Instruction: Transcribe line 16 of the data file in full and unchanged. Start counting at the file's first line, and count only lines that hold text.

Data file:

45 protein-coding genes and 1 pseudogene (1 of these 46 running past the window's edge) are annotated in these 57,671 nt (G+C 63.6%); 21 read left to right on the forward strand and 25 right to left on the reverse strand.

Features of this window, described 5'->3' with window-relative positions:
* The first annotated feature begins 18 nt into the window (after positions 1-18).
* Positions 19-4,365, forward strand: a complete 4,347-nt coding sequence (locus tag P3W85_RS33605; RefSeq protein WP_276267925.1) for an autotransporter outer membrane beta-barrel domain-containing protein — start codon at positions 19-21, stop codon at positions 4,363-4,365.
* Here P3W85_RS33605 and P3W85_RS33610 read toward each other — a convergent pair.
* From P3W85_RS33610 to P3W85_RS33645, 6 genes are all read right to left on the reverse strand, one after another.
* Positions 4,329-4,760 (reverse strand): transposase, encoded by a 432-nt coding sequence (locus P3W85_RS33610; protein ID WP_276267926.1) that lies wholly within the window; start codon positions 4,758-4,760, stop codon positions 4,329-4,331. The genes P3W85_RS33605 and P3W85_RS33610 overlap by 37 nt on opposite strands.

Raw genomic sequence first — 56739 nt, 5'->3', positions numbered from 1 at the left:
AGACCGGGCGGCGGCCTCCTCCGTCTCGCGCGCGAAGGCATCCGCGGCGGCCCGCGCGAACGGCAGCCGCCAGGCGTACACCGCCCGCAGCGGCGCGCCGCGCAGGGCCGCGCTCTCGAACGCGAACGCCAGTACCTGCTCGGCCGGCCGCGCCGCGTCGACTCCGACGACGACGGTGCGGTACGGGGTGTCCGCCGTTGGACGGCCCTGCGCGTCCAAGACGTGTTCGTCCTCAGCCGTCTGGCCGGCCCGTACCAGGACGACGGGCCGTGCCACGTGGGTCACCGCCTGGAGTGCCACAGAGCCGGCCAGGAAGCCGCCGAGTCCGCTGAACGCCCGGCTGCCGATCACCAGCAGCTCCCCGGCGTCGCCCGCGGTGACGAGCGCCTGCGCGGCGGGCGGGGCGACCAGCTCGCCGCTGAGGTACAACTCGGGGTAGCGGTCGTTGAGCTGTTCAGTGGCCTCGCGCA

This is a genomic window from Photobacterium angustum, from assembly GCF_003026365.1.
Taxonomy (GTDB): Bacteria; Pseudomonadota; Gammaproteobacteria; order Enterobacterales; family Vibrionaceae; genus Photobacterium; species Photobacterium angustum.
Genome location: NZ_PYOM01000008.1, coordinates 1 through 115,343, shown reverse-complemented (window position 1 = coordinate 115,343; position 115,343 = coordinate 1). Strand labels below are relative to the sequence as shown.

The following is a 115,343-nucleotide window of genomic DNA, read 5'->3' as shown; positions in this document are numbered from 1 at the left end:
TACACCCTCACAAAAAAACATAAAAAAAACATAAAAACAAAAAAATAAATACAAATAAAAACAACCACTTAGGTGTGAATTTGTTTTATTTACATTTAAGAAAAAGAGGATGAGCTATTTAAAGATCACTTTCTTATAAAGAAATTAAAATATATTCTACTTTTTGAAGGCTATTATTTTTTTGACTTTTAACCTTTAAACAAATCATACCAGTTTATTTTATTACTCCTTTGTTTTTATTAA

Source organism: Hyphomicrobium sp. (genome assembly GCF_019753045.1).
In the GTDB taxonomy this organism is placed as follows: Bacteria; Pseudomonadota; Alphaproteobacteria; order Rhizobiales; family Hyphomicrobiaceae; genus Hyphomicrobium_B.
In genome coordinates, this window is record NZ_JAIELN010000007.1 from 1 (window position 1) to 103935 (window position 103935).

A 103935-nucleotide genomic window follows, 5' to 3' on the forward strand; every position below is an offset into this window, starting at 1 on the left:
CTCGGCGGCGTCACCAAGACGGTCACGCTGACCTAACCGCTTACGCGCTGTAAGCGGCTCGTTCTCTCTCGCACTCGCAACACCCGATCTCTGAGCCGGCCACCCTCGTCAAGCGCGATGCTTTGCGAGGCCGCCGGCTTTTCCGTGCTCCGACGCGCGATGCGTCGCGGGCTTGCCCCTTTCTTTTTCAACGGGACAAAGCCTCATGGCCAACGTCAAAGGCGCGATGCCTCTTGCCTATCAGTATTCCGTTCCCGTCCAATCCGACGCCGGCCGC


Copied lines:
In the GTDB taxonomy this organism is placed as follows: Bacteria; Pseudomonadota; Alphaproteobacteria; order Rhizobiales; family Hyphomicrobiaceae; genus Hyphomicrobium_B.